Sid Harris, a businessman who has more fabric than anyone in Minnesota and maybe the world, desperately wants a piece of wedding cake.
For nearly 50 years, the owner of S.R. Harris Fabric has angled for a piece of cake when he helps brides navigate his fabric outlet packed with millions and millions of bolts. “I love cake. I always ask them to bring me some cake. Nobody ever has,” he said, ever so mournfully.
I think Harris’ cake dry spell is coming to an end.
This summer when I met Harris at his Brooklyn Park outlet, Minneapolis bride-to-be Megan Multhaup, a medical liaison, was shopping for her Saturday wedding to Ryan Flynn, a clinical researcher. Megan and her mom, Lorraine Multhaup, of Winona, Minn., were in the market for table runner material. (With the help of Megan’s dad, Jim Multhaup, who prefers working with drywall, they are dressing 20 tables for 150 wedding guests.) Harris was begging for cake throughout Megan’s and Lorraine’s pursuit of material in blue, teal and a mixture of both, on which they got an even better deal than the 50 percent off that fabrics are already marked.
Megan said she would bring Harris cake.
“We’ll be coming back from Nisswa, the Grand View, Sunday,” Lorraine told me. “[Megan] said, Well, I can drop it off Sunday on the way home.”
If this wedding cake doesn’t make it to Harris, I’ll buy him a cake. One complaint down and one to go …
Stand-up with Sid
You have not toured S.R. Harris until Sid Harris has been your guide.
We met one day when he was kind of doing stand-up comedy at the outlet. There were a lot of shoppers in the area of the store where Harris seemed to be flirting with me.
I told him I was divorced, one and done, and programmed not to listen to him. Another shopper recognized my voice, and Harris was off to the races: He has a beef with the Star Tribune.
“It’ll be 50 years 2016. You write up people who just started two weeks ago. They write up people in the business section. I don’t understand it. Never us. Where’s the arithmetic? I was going to call [Glen] Taylor and tell him. I don’t understand why they didn’t do anything on us. This is the biggest fabric store in the country,” said Harris.
“Yeah. People come from all the world, Chicago. Why don’t we have a place like this?”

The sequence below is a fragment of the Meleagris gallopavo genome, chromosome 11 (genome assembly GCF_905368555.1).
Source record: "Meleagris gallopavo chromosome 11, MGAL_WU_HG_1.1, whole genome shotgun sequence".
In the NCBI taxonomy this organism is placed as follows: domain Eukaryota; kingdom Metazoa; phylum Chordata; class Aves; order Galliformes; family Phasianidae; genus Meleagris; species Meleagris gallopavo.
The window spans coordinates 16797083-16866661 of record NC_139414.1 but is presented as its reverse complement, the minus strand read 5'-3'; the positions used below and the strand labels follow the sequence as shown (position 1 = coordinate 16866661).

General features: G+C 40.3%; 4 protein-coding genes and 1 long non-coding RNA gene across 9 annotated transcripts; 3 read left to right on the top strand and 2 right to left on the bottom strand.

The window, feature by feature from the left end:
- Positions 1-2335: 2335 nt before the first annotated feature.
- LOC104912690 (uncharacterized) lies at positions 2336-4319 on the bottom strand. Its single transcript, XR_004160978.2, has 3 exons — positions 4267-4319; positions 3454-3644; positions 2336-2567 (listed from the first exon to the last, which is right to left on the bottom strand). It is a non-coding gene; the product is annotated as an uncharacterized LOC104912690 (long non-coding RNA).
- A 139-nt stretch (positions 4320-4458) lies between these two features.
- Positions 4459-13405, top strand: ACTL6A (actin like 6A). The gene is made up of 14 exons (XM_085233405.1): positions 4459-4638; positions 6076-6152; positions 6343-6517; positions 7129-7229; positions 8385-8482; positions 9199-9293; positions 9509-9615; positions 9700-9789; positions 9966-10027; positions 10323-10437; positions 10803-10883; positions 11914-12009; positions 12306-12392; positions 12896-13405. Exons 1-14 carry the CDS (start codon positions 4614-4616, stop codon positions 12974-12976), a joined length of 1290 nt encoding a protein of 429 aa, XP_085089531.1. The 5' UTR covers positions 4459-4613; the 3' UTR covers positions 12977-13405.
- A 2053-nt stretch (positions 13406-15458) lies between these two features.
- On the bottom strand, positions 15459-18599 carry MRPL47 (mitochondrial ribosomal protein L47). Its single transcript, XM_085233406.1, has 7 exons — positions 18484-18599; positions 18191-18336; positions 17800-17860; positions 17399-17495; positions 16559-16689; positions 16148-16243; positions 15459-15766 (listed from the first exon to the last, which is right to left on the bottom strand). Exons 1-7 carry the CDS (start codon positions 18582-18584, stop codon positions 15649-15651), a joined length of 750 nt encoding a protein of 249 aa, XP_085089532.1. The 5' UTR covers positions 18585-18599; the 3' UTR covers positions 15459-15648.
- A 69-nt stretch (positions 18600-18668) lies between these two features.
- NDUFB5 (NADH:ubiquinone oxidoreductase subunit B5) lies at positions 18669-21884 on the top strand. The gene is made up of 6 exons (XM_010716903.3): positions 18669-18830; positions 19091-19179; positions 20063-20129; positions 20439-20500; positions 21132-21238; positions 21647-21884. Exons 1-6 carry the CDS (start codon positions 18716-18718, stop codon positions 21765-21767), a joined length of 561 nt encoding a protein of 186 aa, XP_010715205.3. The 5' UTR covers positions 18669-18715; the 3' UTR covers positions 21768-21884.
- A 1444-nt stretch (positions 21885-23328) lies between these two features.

Harris doesn’t like being called S.R. — he prefers Sid — and gets a little offended that people buy his material to cover tables. He informed me, “I’ve got a Jewish mouth, do you understand?”
That’s a new expression — can I write that?
“You can say anything you want,” he said. “Because everybody who knows me knows what I have. It’s no secret. I don’t hide it.”
That means Arlene Harris, his wife since 1956, has had an interesting life.
Harris shows me a photo of his wife from the 1950s, I think. “She still looks the same. She works out all the time,” he said, adding a boldfaced lie with a smile: “I don’t even like her.”
I am starting to think that naming your kid Sid turns them into characters.
As for his personality, Harris explained, “I do that everyday. It’s not [just] today.”
I was in the market for sports bra material. “Come with me,” said Harris, who knows every inch of this enormous space. “I’ve got lots of stuff. Is this enough stretch or do you want more?” he asked, proffering me some material. I wanted something more breathable.
“You see those bags?” said Harris. “All Nike. ALL NIKE!” There was a mother lode.
Harris’ patter changes like the scenery as you walk through the outlet, and I helped.
Who’s the most famous person you’ve seen here?
“From WCCO, what’s that husband and wife … Frank and what’s his wife?”
People more famous than Frank Vascellaro and Amelia Santaniello, please.
“Let me think. People from the theater. They bring in directors all the time from New York. I don’t [remember names]. I won’t remember your name tomorrow.”
C.J. can be reached at email@example.com and seen on Fox 9’s “Jason Show.” E-mailers, please state a subject; “Hello” does not count. Attachments are not opened